Z will see the early hours, one way or another

I had to write an official sort of letter to someone last week, which I hope is about the last thing I’ll have to deal with as churchwarden – which I’m not any more, the official swearing-in of the new one having happened this evening.  It’s when the Archdeacon, during his Visitation, does his Charge.  Which is less exciting than it sounds, being an instructive talk.

Anyway, I deliberately didn’t put my phone number on the letter because I wanted a written reply.  So I was decidedly miffed when, having just arrived home from a meeting soon after 6 o’clock, I got a phone call from the chap who wanted to argue his case.  It took 15 minutes of my time, and during the call he reproached me for not giving my number, which he’d had to look up.  I explained, more politely than he deserved (and I’ve got to meet him next week so actually I’ll put it more forcefully then) that, if I’d wanted a phone call I’d have given my number.  As it was, I told him that I need written confirmation of anything said as I’ll be passing the job on.  But anyway, having just got in and not even having had a chance to put the kettle on yet, answering the telephone to a business call was not what I wanted to do right then.

This morning, I was doing computer stuff for several different things when the Sage asked me for an address.  I looked it up from our mailing list and was just reading it out when the damn phone rang.  There were three calls in ten minutes, two business ones for the Sage and one for me, they needed to be answered.  It always happens.  We never have a conversation or do any work without being distracted by the phone.  I so prefer email, which doesn’t impose and gives a record of what took place.

A very good governors’ meeting today, where lots of people had things to say – sometimes it turns out to be only about three of us.  And the two new governors volunteered for things, which they are obviously more than capable of doing well and, indeed, there were helpful offers all round.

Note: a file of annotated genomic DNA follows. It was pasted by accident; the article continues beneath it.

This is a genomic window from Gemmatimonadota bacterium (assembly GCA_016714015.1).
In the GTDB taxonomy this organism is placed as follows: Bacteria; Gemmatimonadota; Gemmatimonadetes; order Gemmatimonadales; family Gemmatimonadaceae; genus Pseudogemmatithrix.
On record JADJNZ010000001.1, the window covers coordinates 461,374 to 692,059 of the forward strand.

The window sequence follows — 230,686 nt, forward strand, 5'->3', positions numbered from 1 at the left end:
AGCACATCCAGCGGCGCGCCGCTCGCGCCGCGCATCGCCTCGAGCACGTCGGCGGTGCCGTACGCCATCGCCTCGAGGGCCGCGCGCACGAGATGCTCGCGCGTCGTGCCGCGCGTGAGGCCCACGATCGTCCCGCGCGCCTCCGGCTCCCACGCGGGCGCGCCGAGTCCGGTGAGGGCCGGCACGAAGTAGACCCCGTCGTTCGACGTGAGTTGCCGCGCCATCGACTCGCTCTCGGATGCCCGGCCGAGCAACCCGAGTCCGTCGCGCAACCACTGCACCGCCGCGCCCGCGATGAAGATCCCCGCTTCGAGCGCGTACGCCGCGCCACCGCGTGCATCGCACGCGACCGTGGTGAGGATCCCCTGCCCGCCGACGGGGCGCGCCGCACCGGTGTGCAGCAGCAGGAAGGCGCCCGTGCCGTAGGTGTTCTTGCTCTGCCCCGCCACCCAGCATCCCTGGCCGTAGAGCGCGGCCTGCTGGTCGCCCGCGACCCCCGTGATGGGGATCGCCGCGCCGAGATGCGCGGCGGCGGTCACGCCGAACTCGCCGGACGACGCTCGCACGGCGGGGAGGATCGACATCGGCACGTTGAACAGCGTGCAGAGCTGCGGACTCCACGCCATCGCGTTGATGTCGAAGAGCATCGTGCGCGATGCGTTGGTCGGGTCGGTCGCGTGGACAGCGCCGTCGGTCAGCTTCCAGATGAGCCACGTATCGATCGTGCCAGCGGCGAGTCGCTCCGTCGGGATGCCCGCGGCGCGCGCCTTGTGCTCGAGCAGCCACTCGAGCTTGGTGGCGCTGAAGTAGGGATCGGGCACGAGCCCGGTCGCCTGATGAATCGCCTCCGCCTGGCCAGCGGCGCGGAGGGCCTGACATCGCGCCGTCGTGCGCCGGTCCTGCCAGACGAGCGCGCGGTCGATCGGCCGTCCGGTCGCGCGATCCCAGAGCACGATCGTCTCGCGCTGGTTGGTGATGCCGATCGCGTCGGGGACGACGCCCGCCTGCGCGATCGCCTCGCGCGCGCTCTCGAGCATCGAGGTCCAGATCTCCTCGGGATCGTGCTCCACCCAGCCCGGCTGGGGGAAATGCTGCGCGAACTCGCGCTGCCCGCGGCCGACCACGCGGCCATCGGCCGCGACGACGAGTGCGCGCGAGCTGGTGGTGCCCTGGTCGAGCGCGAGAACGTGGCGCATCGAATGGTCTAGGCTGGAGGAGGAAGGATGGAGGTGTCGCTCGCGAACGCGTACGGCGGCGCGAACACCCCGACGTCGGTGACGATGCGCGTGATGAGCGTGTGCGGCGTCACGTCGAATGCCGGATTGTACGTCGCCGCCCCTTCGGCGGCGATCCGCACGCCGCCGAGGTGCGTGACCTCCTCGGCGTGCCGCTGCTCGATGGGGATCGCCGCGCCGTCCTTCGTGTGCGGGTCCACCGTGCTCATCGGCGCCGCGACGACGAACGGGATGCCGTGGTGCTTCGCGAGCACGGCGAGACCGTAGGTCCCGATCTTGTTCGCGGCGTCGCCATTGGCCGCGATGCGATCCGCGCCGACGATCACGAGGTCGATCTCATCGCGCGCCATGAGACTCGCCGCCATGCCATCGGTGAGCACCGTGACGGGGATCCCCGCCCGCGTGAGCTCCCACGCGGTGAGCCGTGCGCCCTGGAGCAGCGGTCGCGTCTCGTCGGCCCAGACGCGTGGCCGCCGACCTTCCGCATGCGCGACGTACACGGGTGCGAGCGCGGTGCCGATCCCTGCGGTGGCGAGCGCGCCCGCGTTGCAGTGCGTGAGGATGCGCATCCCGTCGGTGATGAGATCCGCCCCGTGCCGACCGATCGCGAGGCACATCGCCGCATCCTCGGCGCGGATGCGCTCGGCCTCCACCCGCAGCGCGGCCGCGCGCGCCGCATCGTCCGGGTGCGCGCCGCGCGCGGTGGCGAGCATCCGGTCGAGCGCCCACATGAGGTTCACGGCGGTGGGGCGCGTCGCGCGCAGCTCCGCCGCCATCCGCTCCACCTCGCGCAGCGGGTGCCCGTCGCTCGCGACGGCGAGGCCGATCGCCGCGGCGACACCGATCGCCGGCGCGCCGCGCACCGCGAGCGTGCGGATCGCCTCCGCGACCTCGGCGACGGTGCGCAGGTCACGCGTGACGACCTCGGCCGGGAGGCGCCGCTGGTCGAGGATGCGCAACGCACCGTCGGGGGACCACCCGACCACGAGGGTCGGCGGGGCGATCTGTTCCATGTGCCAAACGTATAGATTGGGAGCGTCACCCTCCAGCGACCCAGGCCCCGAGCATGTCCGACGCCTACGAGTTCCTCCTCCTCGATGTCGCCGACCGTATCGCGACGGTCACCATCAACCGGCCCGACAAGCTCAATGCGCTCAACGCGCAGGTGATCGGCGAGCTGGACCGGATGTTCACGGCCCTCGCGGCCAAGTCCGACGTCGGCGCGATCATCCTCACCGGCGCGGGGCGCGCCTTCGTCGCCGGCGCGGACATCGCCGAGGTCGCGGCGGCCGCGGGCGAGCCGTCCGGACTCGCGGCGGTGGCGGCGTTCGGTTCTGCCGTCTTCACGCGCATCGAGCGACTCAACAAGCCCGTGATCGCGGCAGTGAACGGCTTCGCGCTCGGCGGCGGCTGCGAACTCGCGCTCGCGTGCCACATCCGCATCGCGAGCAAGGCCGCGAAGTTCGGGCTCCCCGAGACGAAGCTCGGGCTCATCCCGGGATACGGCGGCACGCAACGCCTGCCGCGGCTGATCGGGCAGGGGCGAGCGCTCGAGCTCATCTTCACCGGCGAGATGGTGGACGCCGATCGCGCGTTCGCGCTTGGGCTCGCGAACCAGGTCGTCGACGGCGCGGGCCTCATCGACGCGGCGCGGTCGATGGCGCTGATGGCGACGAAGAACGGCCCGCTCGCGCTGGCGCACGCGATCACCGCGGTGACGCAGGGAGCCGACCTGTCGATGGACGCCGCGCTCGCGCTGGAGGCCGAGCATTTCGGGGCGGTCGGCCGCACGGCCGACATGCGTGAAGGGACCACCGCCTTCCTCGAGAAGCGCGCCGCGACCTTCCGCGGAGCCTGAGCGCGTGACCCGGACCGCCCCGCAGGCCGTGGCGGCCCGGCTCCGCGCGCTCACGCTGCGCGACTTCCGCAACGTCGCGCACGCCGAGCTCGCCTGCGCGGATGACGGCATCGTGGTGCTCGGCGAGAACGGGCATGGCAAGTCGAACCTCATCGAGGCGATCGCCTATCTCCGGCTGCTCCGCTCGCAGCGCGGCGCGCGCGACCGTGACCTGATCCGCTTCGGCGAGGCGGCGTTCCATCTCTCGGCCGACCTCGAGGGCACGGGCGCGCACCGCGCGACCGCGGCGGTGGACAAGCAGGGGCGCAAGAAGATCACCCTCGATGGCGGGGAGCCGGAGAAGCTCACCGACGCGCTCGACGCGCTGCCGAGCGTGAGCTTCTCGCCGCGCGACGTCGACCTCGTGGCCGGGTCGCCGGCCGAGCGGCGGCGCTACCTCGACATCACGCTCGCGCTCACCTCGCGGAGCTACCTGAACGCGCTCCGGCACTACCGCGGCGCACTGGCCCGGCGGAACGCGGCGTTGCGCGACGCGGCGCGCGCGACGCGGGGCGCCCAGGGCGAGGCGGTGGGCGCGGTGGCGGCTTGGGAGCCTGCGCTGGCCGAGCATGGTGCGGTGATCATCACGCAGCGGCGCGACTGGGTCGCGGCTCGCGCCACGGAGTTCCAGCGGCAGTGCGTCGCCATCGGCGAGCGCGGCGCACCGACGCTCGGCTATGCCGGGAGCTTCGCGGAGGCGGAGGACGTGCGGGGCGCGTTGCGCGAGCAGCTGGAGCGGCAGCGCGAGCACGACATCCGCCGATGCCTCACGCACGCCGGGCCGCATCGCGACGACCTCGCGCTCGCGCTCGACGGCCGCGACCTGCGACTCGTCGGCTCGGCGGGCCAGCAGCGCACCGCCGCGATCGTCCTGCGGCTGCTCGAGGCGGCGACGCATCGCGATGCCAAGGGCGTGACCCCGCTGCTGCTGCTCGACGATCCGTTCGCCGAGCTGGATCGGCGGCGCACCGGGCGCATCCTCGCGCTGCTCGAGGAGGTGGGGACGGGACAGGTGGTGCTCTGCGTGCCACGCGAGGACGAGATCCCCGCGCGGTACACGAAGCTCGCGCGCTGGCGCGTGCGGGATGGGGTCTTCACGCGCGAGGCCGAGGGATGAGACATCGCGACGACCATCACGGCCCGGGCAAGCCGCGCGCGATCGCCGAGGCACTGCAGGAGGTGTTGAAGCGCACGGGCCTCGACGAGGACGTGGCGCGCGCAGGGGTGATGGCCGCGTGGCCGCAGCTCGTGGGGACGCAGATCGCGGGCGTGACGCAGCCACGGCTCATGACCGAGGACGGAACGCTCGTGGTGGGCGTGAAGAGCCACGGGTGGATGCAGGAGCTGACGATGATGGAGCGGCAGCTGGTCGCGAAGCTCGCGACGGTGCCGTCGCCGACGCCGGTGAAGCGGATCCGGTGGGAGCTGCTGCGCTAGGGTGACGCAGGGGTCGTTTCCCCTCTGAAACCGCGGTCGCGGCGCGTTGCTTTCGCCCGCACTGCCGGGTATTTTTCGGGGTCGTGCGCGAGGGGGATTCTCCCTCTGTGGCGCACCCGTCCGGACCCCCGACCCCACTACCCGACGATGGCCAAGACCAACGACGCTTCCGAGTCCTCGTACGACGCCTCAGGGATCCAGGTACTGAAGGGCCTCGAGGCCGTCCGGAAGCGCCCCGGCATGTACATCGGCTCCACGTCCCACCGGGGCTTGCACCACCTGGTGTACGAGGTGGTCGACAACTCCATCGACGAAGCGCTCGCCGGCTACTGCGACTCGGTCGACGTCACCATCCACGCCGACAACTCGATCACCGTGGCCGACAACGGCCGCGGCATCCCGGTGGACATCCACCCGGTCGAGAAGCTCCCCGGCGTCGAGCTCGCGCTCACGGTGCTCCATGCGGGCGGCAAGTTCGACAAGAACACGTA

At last, the only interesting bit about an election – the results.  For once, I can forgive the pundits for speculating.  I’m really quite tempted to stay up, but I’ve got to be out of the house by 7.30 in the morning.  So I’ll probably get up early instead.

10 comments on “Z will see the early hours, one way or another

  1. Blue Witch

    Ah, you’re Blue. All I can say to the people in one of your neighbouring constituenies who have gone from red to blue is god help them. I unfortunately know the new MP personally and he is a complete unscrupled ******* who cannot see fact for fiction in many things.

    Still, at least it’s one more towards getting Goldfish out of his tank…

    I’d much rather phone than email: 2 minutes on the phone and it’s all sorted in one go; 10 to compose an email, which will likely then elicit/require another reply.

  2. Z

    When you’re chairman, asking for volunteers and getting them and having relevant points well made is lovely. The job is so demanding, increasingly so, that you have to be very committed to it or you might as well quit. The demands made don’t take into account that we’re volunteers and amateurs.

  3. Z

    We went to bed at 2 o’clock but only dozed and the Sage came downstairs to watch tv. I checked the BBC website every time I woke up.

    I’ve gone right off the just-unelected MP in the next door constituency, having heard of his desperate attempts to get a few extra votes at a meeting the other night. He tried to curry favour by making promises that, even if re-elected, he would be in no position to keep as he wouldn’t have the clout and it’s too late anyway. He thoroughly undermined the hard work that our local schools are doing. If he’d won, I’d have written to him in strong terms about it.

    I know, Rog. We were all hoping for that “Portillo moment”, just for the unkind pleasure of it.

  4. Z

    Yes, BW, but if you have several specific points to clarify and you need it done formally for the record, it has to be done in writing. I set them out in a letter, he’s said various things back – I’ve got two people giving different information about some facts, both verbally.

    I just replied to an email with a phone call, as it was quick and appropriate. But this wasn’t either. It was at the wrong end of the day, caught me out without the relevent information to hand, was a bad time to ring – after all, many people are just cooking or eating tea at 6 o’clock, he wasn’t to know we eat later. It was a business call so should have been made in business hours, but in any case it needs a follow-up letter, because I need the facts, or his version of them, in writing.

  5. Corker

    Wise words on the email front, however I do think writing letters does encourage adult literacy, so I have done both.

  6. Z

    Welcome, Corker, what a great name! Writing does though, so I think you were right first time.

    If I want to be absolutely sure of what I say, a letter is best. There’s something about its level of formality that outranks an email. For that reason, I sometimes write a letter, attach and email it.

    On the other hand, a hand-written letter is more courteous and friendly if it’s a personal thing, But I don’t do too many of those any more, I’m afraid.


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